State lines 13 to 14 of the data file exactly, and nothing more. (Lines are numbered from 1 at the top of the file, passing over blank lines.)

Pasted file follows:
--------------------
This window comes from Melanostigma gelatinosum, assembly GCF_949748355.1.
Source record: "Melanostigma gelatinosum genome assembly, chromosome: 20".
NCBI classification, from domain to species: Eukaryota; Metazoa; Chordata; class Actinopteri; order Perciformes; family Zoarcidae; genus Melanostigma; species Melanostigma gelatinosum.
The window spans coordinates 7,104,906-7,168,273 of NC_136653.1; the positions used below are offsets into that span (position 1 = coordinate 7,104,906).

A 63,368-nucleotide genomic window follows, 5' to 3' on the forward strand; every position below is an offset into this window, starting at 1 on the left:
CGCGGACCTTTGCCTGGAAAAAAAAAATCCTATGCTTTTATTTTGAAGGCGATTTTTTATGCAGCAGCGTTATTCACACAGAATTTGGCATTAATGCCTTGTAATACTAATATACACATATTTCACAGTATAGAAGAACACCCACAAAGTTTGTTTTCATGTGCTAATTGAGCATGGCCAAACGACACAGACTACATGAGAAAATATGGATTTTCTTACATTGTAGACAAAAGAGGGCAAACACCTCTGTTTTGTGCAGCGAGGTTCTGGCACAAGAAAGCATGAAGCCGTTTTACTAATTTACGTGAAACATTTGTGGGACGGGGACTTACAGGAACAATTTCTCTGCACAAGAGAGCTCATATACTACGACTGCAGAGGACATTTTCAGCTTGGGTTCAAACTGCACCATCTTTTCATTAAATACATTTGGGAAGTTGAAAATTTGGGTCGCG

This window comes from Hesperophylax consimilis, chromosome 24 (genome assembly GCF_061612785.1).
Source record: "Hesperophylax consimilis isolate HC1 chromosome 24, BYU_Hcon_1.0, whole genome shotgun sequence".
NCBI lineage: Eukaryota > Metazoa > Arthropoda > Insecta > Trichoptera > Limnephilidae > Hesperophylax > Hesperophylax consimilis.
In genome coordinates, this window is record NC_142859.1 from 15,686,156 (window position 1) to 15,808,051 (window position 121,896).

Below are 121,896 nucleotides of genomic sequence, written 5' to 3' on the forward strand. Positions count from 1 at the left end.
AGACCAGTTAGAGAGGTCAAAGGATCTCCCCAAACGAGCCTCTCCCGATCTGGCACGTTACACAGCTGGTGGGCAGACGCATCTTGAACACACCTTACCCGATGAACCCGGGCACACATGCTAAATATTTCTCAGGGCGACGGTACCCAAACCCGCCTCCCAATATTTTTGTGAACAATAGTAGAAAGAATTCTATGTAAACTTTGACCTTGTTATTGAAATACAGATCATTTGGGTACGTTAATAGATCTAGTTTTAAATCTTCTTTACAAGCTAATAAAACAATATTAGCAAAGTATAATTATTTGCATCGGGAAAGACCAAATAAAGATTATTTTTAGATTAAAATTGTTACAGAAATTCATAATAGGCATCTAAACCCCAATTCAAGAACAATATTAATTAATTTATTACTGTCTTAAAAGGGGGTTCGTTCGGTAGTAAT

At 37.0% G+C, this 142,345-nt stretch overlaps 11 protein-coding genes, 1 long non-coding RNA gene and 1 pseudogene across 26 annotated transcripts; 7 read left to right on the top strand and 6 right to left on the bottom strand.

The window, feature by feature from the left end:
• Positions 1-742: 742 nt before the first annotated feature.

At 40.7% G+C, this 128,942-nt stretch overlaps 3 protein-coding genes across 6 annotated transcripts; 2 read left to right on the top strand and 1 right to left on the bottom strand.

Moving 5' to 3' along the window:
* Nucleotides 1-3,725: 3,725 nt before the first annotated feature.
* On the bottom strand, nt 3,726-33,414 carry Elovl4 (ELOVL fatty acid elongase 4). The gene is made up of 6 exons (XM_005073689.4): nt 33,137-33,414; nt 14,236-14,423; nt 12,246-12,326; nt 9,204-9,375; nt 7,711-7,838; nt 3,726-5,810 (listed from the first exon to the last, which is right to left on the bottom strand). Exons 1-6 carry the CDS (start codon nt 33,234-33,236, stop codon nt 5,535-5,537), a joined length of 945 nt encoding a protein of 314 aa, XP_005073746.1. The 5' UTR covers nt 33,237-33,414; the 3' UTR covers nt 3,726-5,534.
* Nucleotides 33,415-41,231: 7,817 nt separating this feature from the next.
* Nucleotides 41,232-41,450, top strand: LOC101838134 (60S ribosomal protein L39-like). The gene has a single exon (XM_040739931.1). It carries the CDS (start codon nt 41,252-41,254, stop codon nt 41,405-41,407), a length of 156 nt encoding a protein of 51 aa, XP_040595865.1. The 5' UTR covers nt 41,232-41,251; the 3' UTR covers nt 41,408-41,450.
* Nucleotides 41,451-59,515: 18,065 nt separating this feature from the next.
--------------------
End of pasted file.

At 37.0% G+C, this 142,345-nt stretch overlaps 11 protein-coding genes, 1 long non-coding RNA gene and 1 pseudogene across 26 annotated transcripts; 7 read left to right on the top strand and 6 right to left on the bottom strand.

The window, feature by feature from the left end: